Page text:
Disney Recovers 45% But Will Not Reach Its Pre-Covid Level Anytime Soon

by Trefis Team
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We believe that Walt Disney stock (NYSE: DIS) may not be a good opportunity at the present time. DIS trades at $125 currently and is, in fact, down 14% so far this year (from $145 at the beginning of 2020). It traded at over $140 in February 2020 – just before the coronavirus pandemic hit the world – and is currently 14% below that level, as well. DIS stock has recovered 46% from its March lows of around $86. In comparison, the S&P 500 recovered 52% from its March bottom. The company’s streaming platform – Disney+ – is seeing healthy subscriber growth ever since its launch, which received a further boost during the pandemic. But with Disney’s traditional business segments like parks and resorts being severely affected by the pandemic induced lockdowns, Disney’s stock has underperformed the broader market over recent months. The uncertainty regarding the company’s media, studio, and parks businesses functioning to full capacity anytime soon, due to the recent surge in Covid positive cases in the US and Europe, coupled with a high debt burden, will prevent the company’s stock from seeing a major rise anytime soon. Our conclusion is based on our comparative analysis of Disney’s stock performance during the current financial crisis with that during the 2008 recession in our interactive dashboard.

2020 Coronavirus Crisis

Timeline of 2020 Crisis So Far:

  • 12/12/2019: Coronavirus cases first reported in China
  • 1/31/2020: WHO declares a global health emergency.
  • 2/19/2020: Signs of effective containment in China and hopes of monetary easing by major central banks helps S&P 500 reach a record high
  • 3/23/2020: S&P 500 drops 34% from the peak level seen on Feb 19, as COVID-19 cases accelerate outside China. Doesn’t help that oil prices crash in mid-March amid Saudi-led price war
  • Since 3/24/2020: S&P 500 recovers 54% from the lows seen on Mar 23, as the Fed’s multi-billion dollar stimulus package suppresses near-term survival anxiety and infuses liquidity into the system.

In contrast, here is how DIS stock and the broader market fared during the 2007-08 crisis.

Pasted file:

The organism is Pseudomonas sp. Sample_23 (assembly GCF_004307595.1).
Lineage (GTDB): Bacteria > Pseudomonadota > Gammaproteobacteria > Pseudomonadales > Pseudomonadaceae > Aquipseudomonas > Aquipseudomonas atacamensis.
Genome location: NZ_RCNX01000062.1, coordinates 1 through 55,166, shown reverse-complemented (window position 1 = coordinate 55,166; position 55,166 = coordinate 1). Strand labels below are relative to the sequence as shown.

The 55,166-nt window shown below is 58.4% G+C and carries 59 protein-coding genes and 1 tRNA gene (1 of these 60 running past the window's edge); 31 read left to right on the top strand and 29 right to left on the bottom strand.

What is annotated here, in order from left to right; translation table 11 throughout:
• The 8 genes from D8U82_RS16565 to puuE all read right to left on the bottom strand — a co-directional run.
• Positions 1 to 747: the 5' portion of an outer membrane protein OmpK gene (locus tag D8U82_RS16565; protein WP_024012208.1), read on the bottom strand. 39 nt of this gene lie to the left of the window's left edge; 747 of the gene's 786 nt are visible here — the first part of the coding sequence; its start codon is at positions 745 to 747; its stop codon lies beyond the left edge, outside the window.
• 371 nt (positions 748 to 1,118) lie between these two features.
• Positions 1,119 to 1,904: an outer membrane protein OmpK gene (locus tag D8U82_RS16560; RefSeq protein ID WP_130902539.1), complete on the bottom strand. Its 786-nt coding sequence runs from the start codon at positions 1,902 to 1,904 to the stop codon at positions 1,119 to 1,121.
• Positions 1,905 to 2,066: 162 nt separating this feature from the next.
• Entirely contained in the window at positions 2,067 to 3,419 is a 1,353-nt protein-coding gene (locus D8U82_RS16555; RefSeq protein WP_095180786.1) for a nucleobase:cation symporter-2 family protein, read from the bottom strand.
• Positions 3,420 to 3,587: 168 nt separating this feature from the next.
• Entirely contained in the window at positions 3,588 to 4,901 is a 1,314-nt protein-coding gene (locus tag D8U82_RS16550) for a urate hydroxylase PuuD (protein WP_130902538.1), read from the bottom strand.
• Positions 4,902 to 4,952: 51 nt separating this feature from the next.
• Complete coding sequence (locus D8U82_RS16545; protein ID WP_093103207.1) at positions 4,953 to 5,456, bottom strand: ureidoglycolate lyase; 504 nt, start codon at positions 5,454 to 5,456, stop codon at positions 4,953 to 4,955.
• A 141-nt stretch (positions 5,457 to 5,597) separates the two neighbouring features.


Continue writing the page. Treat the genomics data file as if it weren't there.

Timeline of 2007-08 Crisis

  • 10/1/2007: Approximate pre-crisis peak in S&P 500 index
  • 9/1/2008 – 10/1/2008: Accelerated market decline corresponding to Lehman bankruptcy filing (9/15/08)
  • 3/1/2009: Approximate bottoming out of S&P 500 index
  • 12/31/2009: Initial recovery to levels before accelerated decline (around 9/1/2008)

DIS and S&P500 Performance Over 2007-08 Financial Crisis

DIS stock halved from levels of about $35 in September 2007 (pre-crisis peak) to levels of $17 in March 2009 (as the markets bottomed out), implying DIS stock lost 52% from its approximate pre-crisis peak. It recovered post the 2008 crisis, to levels of close to $32 in early 2010, rising by 92% between March 2009 and January 2010. In comparison, the S&P 500 Index saw a decline of 51% and recovered 48%.

DIS Fundamentals Over Recent Years

Disney’s revenues increased from $55.1 billion in 2017 to $69.6 billion in 2019 due to the acquisition of Fox and the consolidation of Hulu. Along with higher revenues, margins also increased with EPS rising from $5.73 in 2017 to $6.30 in 2019. The company’s Q3 revenues saw a 42% y-o-y decline, while the company reported losses due to lower revenue and higher interest burden.

Does DIS Have Enough Cash Cushion To Meet Its Obligations Through The Coronavirus Crisis?

DIS’ total debt increased sharply from $26.7 billion in 2017 to $64.4 billion at the end of Q3 2020 mainly due to debt raised to fund the acquisition of Fox. Its total cash shot up from $4 billion to $23 billion over the same period. DIS generated healthy cash from operation of close to $6 billion in the first nine months of 2020. The company has a high debt burden but the cash generation capacity will likely help it tide over the current crisis.

Conclusion

Phases of Covid-19 Crisis:

  • Early- to mid-March 2020: Fear of the coronavirus outbreak spreading rapidly translates into reality, with the number of cases accelerating globally
  • Late-March 2020 onward: Social distancing measures + lockdowns
  • April 2020: Fed stimulus suppresses near-term survival anxiety
  • May-June 2020: Recovery of demand, with gradual lifting of lockdowns – no panic anymore despite a steady increase in the number of cases
  • July-November 2020: Poor Q2 results and lukewarm Q3 expectations, but continued improvement in demand, a decline in the number of new cases, and progress with vaccine development buoy market sentiment

Despite the recent surge in the number of new Covid-19 cases in the U.S., we expect continued improvement in demand to buoy market expectations. As investors focus their attention on expected 2021 results, we believe Walt Disney stock has the potential for gains once fears surrounding the Covid outbreak are put to rest. That said, the company’s high debt burden and uncertainty around the revival of its parks and resorts business remains a significant risk factor to the realization of these gains. This could lead to Disney’s stock hovering around its current level of $125 at least in the near-term. Disney’s valuation by Trefis works out to about $125 per share.

What if you’re looking for a more balanced portfolio instead? Here’s a high quality portfolio to beat the market, with over 100% return since 2016, versus 55% for the S&P 500. Comprised of companies with strong revenue growth, healthy profits, lots of cash, and low risk, it has outperformed the broader market year after year, consistently.

 

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